In the interview, Gerberding said that "FDA, the CDC and Chiron had regular discussions, and I had regular discussions, with the CEO of Chiron. Just the week before their license was suspended, they (Chiron) were testifying in Congress that they fully expected the problem would be resolved."
She added, "I wish that I had agitated more, and drawn more attention to our fragile vaccine supply situation. It was hard to do in the context of expecting to receive the largest number of vaccine doses we have ever received and worrying that we wouldn't use them all because that is the usual scenario."
Gerberding continued, "We are accountable for protecting the people's health and we have accountability for assuring we make prudent use of resources like vaccines to protect the people's health." However, she noted, "We don't manufacture vaccine at the CDC, and we don't make decisions about who does manufacture vaccine."
She also said, "If people aren't criticizing you, you are not doing your job as the head of a (federal agency). I don't have any defensiveness about what we are doing here" (McKenna, Atlanta Journal-Constitution, 11/14).
The Washington Post on Saturday examined how the availability of the nasal spray vaccine FluMist "may be as uneven as that of flu shots," despite MedImmune's increased production in light of this season's shortage. FluMist is approved for healthy people ages 5 years to 49 years. The nasal vaccine is more expensive than the traditional vaccine and must be shipped and stored frozen until it is used.
According to the Post, such restrictions have "limited public acceptance" since its introduction in 2003. In addition, FluMist is produced from a live, weakened strain of flu virus, which has made some people "wary" about its safety, the Post reports.
MedImmune spokesperson Jamie Lacey said the company on Friday received FDA approval to ship about 200,000 doses to military personnel, hospitals and pharmacies. It is unknown when remaining doses will be sent as they must undergo FDA review (Levine, Washington Post, 11/13).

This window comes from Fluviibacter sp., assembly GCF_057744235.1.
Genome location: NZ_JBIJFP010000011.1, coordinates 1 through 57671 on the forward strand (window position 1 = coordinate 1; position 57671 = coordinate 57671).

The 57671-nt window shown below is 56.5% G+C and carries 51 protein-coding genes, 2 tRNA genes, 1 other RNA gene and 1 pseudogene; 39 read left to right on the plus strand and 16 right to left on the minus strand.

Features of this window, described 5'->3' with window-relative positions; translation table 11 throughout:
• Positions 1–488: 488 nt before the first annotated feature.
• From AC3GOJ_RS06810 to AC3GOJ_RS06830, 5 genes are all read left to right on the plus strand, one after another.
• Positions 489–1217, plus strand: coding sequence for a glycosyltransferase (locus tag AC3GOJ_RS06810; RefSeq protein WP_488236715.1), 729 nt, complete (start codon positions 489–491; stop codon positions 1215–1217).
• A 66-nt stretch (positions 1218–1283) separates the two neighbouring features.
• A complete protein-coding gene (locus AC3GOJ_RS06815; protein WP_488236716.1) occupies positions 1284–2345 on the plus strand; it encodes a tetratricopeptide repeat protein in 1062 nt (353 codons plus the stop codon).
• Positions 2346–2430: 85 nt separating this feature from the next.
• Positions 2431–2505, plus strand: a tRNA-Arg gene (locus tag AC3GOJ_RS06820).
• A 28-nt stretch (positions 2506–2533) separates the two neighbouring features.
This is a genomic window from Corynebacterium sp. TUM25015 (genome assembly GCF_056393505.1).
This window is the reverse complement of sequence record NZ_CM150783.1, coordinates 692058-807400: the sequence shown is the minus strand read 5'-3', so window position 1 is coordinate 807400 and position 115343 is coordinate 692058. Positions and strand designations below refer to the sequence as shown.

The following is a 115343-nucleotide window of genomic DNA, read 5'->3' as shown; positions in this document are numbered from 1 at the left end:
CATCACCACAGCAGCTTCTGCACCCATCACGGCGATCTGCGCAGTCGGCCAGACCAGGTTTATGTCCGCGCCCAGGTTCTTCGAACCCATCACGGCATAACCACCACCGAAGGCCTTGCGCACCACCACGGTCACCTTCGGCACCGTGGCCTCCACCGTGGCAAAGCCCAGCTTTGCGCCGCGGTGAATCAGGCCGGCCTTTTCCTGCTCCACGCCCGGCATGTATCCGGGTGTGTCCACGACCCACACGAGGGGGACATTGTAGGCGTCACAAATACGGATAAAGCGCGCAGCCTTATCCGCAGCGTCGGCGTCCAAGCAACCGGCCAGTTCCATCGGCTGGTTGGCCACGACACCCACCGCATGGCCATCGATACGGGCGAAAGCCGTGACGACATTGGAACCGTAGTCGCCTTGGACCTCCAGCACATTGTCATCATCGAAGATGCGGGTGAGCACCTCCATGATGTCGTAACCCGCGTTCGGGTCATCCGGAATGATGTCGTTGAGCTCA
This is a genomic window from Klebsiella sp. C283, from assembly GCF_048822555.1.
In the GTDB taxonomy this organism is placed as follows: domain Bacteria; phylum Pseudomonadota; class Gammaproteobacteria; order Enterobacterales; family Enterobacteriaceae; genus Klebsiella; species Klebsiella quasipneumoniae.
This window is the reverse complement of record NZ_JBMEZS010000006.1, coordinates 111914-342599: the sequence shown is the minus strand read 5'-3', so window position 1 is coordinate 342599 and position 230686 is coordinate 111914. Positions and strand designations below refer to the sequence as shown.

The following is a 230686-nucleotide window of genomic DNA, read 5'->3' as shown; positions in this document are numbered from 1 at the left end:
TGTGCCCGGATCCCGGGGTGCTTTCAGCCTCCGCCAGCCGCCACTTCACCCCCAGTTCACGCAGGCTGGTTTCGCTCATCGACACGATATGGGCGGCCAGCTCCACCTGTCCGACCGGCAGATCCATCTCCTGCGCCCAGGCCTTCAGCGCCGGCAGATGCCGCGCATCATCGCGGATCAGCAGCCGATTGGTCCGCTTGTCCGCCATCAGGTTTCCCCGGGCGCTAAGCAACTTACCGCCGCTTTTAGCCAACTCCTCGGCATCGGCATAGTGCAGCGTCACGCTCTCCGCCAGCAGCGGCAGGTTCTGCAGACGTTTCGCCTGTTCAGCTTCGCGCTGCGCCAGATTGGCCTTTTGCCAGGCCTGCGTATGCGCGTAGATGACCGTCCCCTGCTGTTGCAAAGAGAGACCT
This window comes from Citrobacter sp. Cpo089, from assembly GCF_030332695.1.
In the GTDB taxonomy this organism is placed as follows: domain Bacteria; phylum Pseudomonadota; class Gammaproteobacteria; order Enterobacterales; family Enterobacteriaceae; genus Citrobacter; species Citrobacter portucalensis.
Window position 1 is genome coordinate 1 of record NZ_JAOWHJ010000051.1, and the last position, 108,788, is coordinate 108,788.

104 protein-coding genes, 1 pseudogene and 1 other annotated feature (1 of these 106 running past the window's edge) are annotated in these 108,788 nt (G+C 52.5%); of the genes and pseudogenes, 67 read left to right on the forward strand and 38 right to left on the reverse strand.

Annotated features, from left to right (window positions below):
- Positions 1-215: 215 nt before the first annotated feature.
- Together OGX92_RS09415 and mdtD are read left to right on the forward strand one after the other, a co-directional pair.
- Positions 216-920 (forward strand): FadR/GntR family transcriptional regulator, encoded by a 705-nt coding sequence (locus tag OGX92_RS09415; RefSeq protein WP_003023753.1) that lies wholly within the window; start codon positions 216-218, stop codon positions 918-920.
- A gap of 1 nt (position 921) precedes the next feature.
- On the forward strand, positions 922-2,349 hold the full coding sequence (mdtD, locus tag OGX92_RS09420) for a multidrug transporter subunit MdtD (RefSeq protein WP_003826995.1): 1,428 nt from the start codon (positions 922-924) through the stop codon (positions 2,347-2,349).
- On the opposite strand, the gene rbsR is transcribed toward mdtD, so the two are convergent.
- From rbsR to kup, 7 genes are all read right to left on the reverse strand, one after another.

Two newspapers recently published articles related to the vaccine shortage. Headlines of the articles appear below.
USA Today: "Looking North for Flu Vaccine" (Rubin, 11/15).
- Atlanta Journal-Constitution: "Flu Cases Low, But Officials Stay Wary" (Wahlberg, 11/13).
The flu vaccine shortage has illustrated "just how precarious the health care system really is" and has shown many U.S. residents "what life is like for people without health care insurance," columnist Ellen Goodman writes in a Boston Globe opinion piece. Goodman continues that U.S. residents "rarely talk about the basics, like vaccines, as a public good."
Goodman writes, "Americans have long been told that national health care would mean long lines, rationing and second-class medicine," adding, "Despite spending more of our gross national product on health care than any other country we rank 29th in life expectancy. ... And what do we have? Long lines and rationing. Not to mention lotteries and a shot in the arm for Canadian tourism" (Goodman, Boston Globe, 11/14).